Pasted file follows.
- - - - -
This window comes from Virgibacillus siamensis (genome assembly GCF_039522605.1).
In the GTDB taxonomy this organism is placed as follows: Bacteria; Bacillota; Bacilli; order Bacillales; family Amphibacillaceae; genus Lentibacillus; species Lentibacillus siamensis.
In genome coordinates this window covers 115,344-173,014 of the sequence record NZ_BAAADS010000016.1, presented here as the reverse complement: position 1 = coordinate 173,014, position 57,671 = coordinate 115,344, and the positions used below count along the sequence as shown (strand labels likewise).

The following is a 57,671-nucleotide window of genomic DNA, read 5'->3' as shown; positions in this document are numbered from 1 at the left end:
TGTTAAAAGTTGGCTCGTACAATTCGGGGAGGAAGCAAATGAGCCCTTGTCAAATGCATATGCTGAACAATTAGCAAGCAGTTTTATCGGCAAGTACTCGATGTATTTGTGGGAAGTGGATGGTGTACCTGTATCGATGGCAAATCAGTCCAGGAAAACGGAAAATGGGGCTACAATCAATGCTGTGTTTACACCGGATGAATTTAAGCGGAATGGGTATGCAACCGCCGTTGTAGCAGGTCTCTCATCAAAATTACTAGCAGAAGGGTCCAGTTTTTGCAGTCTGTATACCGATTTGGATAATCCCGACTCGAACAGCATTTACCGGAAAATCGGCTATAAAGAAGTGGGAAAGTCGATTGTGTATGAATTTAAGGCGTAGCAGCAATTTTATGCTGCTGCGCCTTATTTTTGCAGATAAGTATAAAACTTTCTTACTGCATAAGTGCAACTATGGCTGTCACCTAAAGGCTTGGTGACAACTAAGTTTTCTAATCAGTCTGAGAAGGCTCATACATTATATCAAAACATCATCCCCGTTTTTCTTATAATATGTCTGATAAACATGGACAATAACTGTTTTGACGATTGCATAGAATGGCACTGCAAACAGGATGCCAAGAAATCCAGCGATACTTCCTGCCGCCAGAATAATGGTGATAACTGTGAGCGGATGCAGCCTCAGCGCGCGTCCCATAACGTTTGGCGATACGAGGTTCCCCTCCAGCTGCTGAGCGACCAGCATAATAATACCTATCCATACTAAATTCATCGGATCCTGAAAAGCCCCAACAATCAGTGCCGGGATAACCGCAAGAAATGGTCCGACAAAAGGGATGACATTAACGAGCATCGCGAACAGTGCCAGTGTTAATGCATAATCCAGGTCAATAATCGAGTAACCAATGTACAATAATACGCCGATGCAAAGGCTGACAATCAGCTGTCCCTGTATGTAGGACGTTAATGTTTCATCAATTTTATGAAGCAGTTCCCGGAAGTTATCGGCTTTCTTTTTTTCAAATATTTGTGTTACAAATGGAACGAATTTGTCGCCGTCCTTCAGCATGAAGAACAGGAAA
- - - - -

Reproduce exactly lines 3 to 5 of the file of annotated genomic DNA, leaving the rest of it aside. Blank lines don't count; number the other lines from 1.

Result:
In genome coordinates this window covers 115,344-173,014 of the sequence record NZ_BAAADS010000016.1, presented here as the reverse complement: position 1 = coordinate 173,014, position 57,671 = coordinate 115,344, and the positions used below count along the sequence as shown (strand labels likewise).

The following is a 57,671-nucleotide window of genomic DNA, read 5'->3' as shown; positions in this document are numbered from 1 at the left end:
TGTTAAAAGTTGGCTCGTACAATTCGGGGAGGAAGCAAATGAGCCCTTGTCAAATGCATATGCTGAACAATTAGCAAGCAGTTTTATCGGCAAGTACTCGATGTATTTGTGGGAAGTGGATGGTGTACCTGTATCGATGGCAAATCAGTCCAGGAAAACGGAAAATGGGGCTACAATCAATGCTGTGTTTACACCGGATGAATTTAAGCGGAATGGGTATGCAACCGCCGTTGTAGCAGGTCTCTCATCAAAATTACTAGCAGAAGGGTCCAGTTTTTGCAGTCTGTATACCGATTTGGATAATCCCGACTCGAACAGCATTTACCGGAAAATCGGCTATAAAGAAGTGGGAAAGTCGATTGTGTATGAATTTAAGGCGTAGCAGCAATTTTATGCTGCTGCGCCTTATTTTTGCAGATAAGTATAAAACTTTCTTACTGCATAAGTGCAACTATGGCTGTCACCTAAAGGCTTGGTGACAACTAAGTTTTCTAATCAGTCTGAGAAGGCTCATACATTATATCAAAACATCATCCCCGTTTTTCTTATAATATGTCTGATAAACATGGACAATAACTGTTTTGACGATTGCATAGAATGGCACTGCAAACAGGATGCCAAGAAATCCAGCGATACTTCCTGCCGCCAGAATAATGGTGATAACTGTGAGCGGATGCAGCCTCAGCGCGCGTCCCATAACGTTTGGCGATACGAGGTTCCCCTCCAGCTGCTGAGCGACCAGCATAATAATACCTATCCATACTAAATTCATCGGATCCTGAAAAGCCCCAACAATCAGTGCCGGGATAACCGCAAGAAATGGTCCGACAAAAGGGATGACATTAACGAGCATCGCGAACAGTGCCAGTGTTAATGCATAATCCAGGTCAATAATCGAGTAACCAATGTACAATAATACGCCGATGCAAAGGCTGACAATCAGCTGTCCCTGTATGTAGGACGTTAATGTTTCATCAATTTTATGAAGCAGTTCCCGGAAGTTATCGGCTTTCTTTTTTTCAAATATTTGTGTTACAAATGGAACGAATTTGTCGCCGTCCTTCAGCATGAAGAACAGGAAA